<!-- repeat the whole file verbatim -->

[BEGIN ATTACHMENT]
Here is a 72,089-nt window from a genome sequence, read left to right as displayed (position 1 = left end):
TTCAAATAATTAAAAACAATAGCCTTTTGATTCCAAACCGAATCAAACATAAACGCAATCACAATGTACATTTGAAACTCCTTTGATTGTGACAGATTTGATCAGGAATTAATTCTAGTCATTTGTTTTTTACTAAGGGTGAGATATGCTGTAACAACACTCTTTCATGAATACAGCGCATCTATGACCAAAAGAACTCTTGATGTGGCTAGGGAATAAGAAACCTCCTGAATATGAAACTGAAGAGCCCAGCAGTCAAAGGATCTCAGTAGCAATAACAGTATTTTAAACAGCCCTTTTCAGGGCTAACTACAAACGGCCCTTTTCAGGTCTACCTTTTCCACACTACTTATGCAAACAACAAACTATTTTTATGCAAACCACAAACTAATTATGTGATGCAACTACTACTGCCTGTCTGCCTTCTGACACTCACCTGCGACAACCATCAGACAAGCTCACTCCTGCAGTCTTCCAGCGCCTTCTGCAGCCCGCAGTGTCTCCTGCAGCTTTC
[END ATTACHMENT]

Here is a 72,089-nt window from a genome sequence, read left to right as displayed (position 1 = left end):
TTCAAATAATTAAAAACAATAGCCTTTTGATTCCAAACCGAATCAAACATAAACGCAATCACAATGTACATTTGAAACTCCTTTGATTGTGACAGATTTGATCAGGAATTAATTCTAGTCATTTGTTTTTTACTAAGGGTGAGATATGCTGTAACAACACTCTTTCATGAATACAGCGCATCTATGACCAAAAGAACTCTTGATGTGGCTAGGGAATAAGAAACCTCCTGAATATGAAACTGAAGAGCCCAGCAGTCAAAGGATCTCAGTAGCAATAACAGTATTTTAAACAGCCCTTTTCAGGGCTAACTACAAACGGCCCTTTTCAGGTCTACCTTTTCCACACTACTTATGCAAACAACAAACTATTTTTATGCAAACCACAAACTAATTATGTGATGCAACTACTACTGCCTGTCTGCCTTCTGACACTCACCTGCGACAACCATCAGACAAGCTCACTCCTGCAGTCTTCCAGCGCCTTCTGCAGCCCGCAGTGTCTCCTGCAGCTTTC